Here he is saying that is Desdemona claims that her fathers accusations are right then they may not only take his position buth is life included. Othello in the play is very respected as well as respectful toward others.This is seen when he takes control of the fight that occurred between Cassio and Rodrigo.He greets Montano saying “worthy Montano” and in return Montano greets Othello saying “worthy Othello”.This shows his good natured character and how highly he was thought of and how highly he thought of others. Even though Othello is clearly a good man we notice how naive he is.We see this when he arrives back from Turkey and Othello says “Iago is most honest”, we see Othello mention how honest he thinks Iago is throughout the play.This shows how gullible and naive Othello is and how this ultimately leads to his downfall. Iago started telling Othello lies about Desdemona and Cassio how he thought they were having an affair. He did this by changing the appearance of things and making them look opposite of the actual reality.For example telling Othello that Desdemona gave her hankerchief to him and how they have already slept together.Othelle responds to the hankerchief situation saying “ farewell tranquil mind farewell content..Farewell!Othellos occupation is gone”.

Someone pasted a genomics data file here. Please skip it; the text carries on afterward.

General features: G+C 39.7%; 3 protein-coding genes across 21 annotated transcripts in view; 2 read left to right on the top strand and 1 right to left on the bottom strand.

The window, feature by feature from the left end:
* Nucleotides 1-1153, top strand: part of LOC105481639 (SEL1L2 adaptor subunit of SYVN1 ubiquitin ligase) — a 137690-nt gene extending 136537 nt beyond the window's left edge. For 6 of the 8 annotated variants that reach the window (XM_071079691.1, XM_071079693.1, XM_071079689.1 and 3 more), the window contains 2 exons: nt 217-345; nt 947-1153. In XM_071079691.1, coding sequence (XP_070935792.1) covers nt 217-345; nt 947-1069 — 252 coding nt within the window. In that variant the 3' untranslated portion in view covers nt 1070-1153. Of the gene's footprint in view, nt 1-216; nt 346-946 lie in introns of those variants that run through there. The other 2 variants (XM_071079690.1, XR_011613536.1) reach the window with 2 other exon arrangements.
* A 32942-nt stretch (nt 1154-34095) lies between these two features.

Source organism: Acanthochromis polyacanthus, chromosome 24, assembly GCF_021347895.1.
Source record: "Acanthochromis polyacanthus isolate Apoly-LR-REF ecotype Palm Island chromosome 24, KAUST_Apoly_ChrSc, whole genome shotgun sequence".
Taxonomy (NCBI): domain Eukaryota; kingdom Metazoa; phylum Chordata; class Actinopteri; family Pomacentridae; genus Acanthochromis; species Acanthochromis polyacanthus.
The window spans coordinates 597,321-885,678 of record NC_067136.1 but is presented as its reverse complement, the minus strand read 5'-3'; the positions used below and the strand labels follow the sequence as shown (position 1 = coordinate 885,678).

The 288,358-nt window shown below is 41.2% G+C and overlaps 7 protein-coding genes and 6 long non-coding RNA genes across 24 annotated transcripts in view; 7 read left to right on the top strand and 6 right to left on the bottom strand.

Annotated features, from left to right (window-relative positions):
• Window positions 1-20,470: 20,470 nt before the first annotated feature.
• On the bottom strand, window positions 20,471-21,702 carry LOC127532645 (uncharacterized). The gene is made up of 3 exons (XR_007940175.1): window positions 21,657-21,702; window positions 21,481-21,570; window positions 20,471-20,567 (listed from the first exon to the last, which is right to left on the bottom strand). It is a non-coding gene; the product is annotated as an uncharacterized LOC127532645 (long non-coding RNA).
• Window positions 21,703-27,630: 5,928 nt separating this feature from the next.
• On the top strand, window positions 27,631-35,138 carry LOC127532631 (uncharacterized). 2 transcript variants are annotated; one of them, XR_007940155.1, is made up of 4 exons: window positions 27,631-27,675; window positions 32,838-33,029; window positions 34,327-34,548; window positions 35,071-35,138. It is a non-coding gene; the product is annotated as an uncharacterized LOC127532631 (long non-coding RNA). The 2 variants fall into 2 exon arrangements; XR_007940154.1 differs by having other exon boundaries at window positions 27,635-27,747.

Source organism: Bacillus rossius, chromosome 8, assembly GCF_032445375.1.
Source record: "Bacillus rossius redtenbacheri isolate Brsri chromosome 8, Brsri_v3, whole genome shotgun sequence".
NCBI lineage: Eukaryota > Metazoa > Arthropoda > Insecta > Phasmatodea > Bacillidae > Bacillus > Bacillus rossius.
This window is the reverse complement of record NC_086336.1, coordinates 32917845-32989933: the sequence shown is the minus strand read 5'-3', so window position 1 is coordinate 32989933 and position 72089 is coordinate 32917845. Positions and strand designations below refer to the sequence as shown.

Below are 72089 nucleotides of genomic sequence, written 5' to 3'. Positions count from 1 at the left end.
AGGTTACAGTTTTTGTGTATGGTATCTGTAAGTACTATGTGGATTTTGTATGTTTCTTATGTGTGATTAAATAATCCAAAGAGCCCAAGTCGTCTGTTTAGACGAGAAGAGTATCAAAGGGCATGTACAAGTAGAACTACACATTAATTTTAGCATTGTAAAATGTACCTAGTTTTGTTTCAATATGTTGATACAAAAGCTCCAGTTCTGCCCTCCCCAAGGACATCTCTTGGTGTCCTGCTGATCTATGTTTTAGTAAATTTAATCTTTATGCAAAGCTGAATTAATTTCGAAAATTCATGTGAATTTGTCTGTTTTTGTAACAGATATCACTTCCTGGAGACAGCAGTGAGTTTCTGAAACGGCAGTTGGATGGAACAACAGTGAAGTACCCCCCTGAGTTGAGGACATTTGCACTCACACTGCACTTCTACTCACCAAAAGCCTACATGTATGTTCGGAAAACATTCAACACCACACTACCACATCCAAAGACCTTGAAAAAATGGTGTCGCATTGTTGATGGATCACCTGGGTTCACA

Characters like Iago with little pride let their thirst for pride overtake their judgment about what is right. Characters like Othello with a great deal of pride are easily manipulated, because they are so proud. Othello lets pride get the best of him, and this clouds his judgment to such an extent that he ends up murdering his wife because he falsely believes that she has been unfaithful to him and he feels humiliated as a result. Throughout Othello, an ordered structure is placed on this play to convey a sense of order as was required in an Elizabethan context owing to the significance of order, hierarchy and class. This can be seen at the end of the play when there is a need for Othello to be redeemed in the audiences’ eyes hence even Othello as a